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Vegetable lo mein and pork egg rolls

These easy recipes will yield fresh food reminiscent of Chinese takeout. Use spaghetti for the lo mein noodles, and store-bought egg roll wraps to keep the preparation simple.

By The Gourmand Mom / October 6, 2012

Toss mushrooms, sugar snap peas, carrots, and green onion, or vegetables of your choice with soy sauce and fish sauce for homemade vegetable lo mein.

The Gourmand Mom


For our ninja-themed party, I served a crowd-pleasing selection of Asian dishes. Though ninjas may be most closely associated with Japan, I planned the party buffet around a more familiar Chinese takeout menu, which I was certain would be enjoyed by both the adults and children at our event.

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The Gourmand Mom

Amy Deline is a stay at home mom to three little boys. She’s a former early childhood educator with a lifelong passion for home-cooking. Amy is the author and photographer behind The Gourmand Mom, a blog which celebrates food through simple and perfectly seasonal recipes, fit for a gourmet feast among friends or a relaxed family dinner.

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I made the sweet and sticky orange chicken, which I shared with you in a previous post, along with a mountain of homemade pork egg rolls (and a few veggie ones for our vegetarian guests) and a big batch of super simple vegetable lo mein. Grilled teriyaki beef skewers, sprinkled with toasted sesame seeds and jasmine rice completed the feast.

I’m sharing the "recipes" for both the lo mein and egg rolls below, though I should note that the batch I made was quadruple of what I’m sharing below and in the flurry of party-prep, I didn’t take exact measurements or record times as I cooked. Use the recipes as a guide, but as always, taste as you go. It’ll be "right" when it tastes good to you. And be creative with the ingredient lists. You can substitute any sort of veggies in the lo mein and add meat or seafood, if you desire.

Focus on Technique – How to Julienne

Julienne is a type of culinary knife cut, wherein the resulting pieces are long and thin, roughly the size and shape of a matchstick. A julienne cut is often used to make shoestring potatoes or can be used to cut a variety of veggies for sushi, soups, or garnish. A julienne cut appears most pleasing when the pieces are a uniform size, shape, and length.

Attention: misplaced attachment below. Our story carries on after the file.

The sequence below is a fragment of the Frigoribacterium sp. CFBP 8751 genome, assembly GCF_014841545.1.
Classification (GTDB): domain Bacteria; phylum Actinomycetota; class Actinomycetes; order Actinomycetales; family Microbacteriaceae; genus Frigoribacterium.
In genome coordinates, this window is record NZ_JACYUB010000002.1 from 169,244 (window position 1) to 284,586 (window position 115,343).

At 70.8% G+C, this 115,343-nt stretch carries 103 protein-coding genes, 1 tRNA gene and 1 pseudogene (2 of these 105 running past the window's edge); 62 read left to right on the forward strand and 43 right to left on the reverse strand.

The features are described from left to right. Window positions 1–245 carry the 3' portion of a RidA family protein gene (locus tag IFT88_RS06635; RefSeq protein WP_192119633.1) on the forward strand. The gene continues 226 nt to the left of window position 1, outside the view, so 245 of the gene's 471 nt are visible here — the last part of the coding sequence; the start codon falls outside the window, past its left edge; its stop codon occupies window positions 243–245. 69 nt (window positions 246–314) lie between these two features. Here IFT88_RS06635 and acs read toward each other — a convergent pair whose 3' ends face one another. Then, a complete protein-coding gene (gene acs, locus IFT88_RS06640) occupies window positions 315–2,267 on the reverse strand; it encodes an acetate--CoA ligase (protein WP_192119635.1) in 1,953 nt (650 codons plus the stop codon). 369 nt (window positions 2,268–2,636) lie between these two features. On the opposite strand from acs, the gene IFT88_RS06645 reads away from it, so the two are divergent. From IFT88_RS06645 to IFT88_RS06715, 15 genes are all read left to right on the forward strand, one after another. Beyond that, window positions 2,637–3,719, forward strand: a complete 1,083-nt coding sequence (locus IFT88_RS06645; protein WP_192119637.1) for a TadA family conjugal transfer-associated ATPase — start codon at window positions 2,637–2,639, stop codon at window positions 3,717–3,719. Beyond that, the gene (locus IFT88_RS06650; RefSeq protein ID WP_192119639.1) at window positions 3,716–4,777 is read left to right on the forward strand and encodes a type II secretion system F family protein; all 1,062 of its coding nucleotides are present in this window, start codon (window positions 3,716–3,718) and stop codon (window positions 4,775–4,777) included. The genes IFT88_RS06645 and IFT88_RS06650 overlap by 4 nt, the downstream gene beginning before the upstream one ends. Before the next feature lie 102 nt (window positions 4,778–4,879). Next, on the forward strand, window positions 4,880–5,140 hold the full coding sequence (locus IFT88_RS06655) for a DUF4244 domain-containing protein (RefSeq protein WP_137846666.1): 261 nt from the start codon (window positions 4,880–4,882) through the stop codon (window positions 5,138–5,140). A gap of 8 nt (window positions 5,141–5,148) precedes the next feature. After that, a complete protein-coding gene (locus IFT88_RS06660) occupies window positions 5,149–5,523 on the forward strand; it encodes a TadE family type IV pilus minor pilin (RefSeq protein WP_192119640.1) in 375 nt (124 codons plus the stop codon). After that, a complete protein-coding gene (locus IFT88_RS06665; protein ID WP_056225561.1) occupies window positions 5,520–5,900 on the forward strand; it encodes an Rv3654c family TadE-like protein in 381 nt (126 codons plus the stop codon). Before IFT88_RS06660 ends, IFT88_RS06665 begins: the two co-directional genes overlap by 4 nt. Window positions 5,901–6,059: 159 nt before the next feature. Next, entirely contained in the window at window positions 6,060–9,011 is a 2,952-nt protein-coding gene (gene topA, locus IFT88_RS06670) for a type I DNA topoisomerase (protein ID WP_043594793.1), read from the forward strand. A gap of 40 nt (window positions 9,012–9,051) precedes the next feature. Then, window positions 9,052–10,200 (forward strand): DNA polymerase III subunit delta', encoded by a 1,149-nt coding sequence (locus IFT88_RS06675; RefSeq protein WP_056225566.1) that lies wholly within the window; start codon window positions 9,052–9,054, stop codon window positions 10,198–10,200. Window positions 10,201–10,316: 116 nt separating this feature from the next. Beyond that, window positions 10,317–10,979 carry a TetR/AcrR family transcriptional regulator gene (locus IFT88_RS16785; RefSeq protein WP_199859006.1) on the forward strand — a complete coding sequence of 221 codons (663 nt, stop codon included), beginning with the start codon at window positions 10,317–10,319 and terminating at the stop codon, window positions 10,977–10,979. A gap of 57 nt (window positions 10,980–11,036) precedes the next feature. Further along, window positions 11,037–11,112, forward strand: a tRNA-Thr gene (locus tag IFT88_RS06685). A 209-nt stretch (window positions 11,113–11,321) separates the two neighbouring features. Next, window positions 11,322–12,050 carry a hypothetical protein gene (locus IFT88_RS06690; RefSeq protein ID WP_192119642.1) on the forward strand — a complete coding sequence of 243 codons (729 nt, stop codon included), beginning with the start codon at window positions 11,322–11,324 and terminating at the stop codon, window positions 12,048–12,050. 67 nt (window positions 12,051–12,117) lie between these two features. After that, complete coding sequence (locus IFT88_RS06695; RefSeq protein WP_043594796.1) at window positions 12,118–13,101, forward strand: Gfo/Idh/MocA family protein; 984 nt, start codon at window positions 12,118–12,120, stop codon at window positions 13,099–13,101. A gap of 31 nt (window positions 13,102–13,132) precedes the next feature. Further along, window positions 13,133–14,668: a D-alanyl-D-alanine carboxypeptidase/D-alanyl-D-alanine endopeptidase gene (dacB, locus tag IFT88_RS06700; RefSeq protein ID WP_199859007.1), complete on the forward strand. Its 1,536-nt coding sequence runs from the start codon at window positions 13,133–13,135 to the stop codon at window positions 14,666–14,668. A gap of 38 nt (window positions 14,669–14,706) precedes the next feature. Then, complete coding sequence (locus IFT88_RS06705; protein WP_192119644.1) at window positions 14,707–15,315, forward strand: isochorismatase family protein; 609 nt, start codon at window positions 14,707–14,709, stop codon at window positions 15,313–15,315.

To achieve a nice, even julienne, start by squaring your fruit or vegetable. To do this, cut off the rounded portion of one side. Lay the flat side down onto the cutting board, then slice off the rounded part of each side. Turn the fruit or vegetable to cut off the remaining rounded side. Then, thinly slice the fruit or vegetable, to about 1/8-inch thickness. Finally, stack the slices and carefully cut into matchsticks, about 1/8-inch wide.

*If you were to cut the matchsticks into teeny tiny 1/8-inch cubes, you would have a cut known as brunoise, pronounced broon-wah.

Vegetable lo mein

1 pound spaghetti or lo mein noodles, cooked al dente according to package directions
2 tablespoons sesame oil
1 teaspoon garlic, minced
1 teaspoon fresh ginger, grated
1 cup mushrooms, sliced
1 cup sugar snap peas
1 cup carrots, julienned
2 green onions, sliced
1/4 cup soy sauce
1 tablespoon fish sauce or oyster sauce
Salt and pepper

Heat sesame oil in a large pan over medium heat. Add the garlic, ginger, and veggies. Cook for about 10 minutes, until tender, stirring frequently. Add the cooked spaghetti, soy sauce, and fish sauce. Toss to combine. Taste and adjust seasoning with salt, pepper and/or additional soy or fish sauce, as desired.

Garnish with additional sliced green onions, if desired.

Pork egg rolls
Makes about 10 egg rolls 

For the filling:
1 tablespoon sesame or vegetable oil
1/4 lb. bulk pork sausage
4 cups cole slaw or Asian slaw mix (very thinly sliced cabbage, julienned carrots, celery)
1-2 tablespoons soy sauce 
Salt and pepper, to taste 

1 package egg roll wraps

Heat the sesame or vegetable oil in a large pan. Add pork sausage. Cook for several minutes, using a spoon to break it into small pieces as it cooks. Add cole slaw or Asian slaw mix. Cook for several minutes, stirring frequently until the cabbage is wilted and tender. Drizzle oy sauce over the mixture. Season with salt and pepper.

To assemble the egg rolls: 

Arrange an egg roll wrap with one of the points facing you. (If desired, you can layer two egg roll wraps, for a chewier egg roll.) Place a mound of the filling, about 1/3 cup, in the center of the wrap. Grab the point closest to you and wrap it up and around the filling. Then, grab each of the side points and fold them in towards the center. (Brush the points with a bit of water to help them stick.) Brush the top point with a little water, then continue rolling up towards the top point.

To cook the egg rolls: Heat about 1/2-inch vegetable oil over medium-high heat, to about 375 degrees F. Place a few eggrolls in the hot oil. Cook for a couple minutes on each side, until hot, golden, and crispy. Drain on a paper towel.

Related post on The Gourmand Mom: Corned beef and cabbage egg rolls 

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The Christian Science Monitor has assembled a diverse group of food bloggers. Our guest bloggers are not employed or directed by The Monitor and the views expressed are the bloggers' own and they are responsible for the content of their blogs and their recipes. All readers are free to make ingredient substitutions to satisfy their dietary preferences, including not using wine (or substituting cooking wine) when a recipe calls for it. To contact us about a blogger, click here.


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